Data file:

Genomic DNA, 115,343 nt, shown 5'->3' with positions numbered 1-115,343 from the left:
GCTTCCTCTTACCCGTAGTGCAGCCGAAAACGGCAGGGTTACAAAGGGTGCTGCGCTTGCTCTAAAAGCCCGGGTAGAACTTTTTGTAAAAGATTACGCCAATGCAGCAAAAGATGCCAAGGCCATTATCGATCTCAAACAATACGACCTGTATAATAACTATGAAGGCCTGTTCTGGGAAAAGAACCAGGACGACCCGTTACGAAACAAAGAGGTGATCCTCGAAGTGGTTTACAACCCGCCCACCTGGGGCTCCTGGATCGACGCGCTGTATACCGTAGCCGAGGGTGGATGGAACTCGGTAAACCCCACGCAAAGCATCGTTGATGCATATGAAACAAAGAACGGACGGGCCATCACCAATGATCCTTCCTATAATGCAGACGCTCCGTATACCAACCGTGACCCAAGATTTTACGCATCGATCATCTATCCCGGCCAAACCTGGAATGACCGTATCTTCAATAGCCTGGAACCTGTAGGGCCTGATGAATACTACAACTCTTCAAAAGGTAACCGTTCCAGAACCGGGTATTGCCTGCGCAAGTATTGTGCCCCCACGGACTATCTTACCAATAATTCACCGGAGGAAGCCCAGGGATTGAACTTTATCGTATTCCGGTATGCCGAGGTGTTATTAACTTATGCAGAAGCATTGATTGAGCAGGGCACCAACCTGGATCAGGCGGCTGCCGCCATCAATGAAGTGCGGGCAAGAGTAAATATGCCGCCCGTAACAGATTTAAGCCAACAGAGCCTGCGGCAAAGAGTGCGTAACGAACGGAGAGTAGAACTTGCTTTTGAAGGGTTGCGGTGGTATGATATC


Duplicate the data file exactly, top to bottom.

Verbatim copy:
Genomic DNA, 115,343 nt, shown 5'->3' with positions numbered 1-115,343 from the left:
GCTTCCTCTTACCCGTAGTGCAGCCGAAAACGGCAGGGTTACAAAGGGTGCTGCGCTTGCTCTAAAAGCCCGGGTAGAACTTTTTGTAAAAGATTACGCCAATGCAGCAAAAGATGCCAAGGCCATTATCGATCTCAAACAATACGACCTGTATAATAACTATGAAGGCCTGTTCTGGGAAAAGAACCAGGACGACCCGTTACGAAACAAAGAGGTGATCCTCGAAGTGGTTTACAACCCGCCCACCTGGGGCTCCTGGATCGACGCGCTGTATACCGTAGCCGAGGGTGGATGGAACTCGGTAAACCCCACGCAAAGCATCGTTGATGCATATGAAACAAAGAACGGACGGGCCATCACCAATGATCCTTCCTATAATGCAGACGCTCCGTATACCAACCGTGACCCAAGATTTTACGCATCGATCATCTATCCCGGCCAAACCTGGAATGACCGTATCTTCAATAGCCTGGAACCTGTAGGGCCTGATGAATACTACAACTCTTCAAAAGGTAACCGTTCCAGAACCGGGTATTGCCTGCGCAAGTATTGTGCCCCCACGGACTATCTTACCAATAATTCACCGGAGGAAGCCCAGGGATTGAACTTTATCGTATTCCGGTATGCCGAGGTGTTATTAACTTATGCAGAAGCATTGATTGAGCAGGGCACCAACCTGGATCAGGCGGCTGCCGCCATCAATGAAGTGCGGGCAAGAGTAAATATGCCGCCCGTAACAGATTTAAGCCAACAGAGCCTGCGGCAAAGAGTGCGTAACGAACGGAGAGTAGAACTTGCTTTTGAAGGGTTGCGGTGGTATGATATC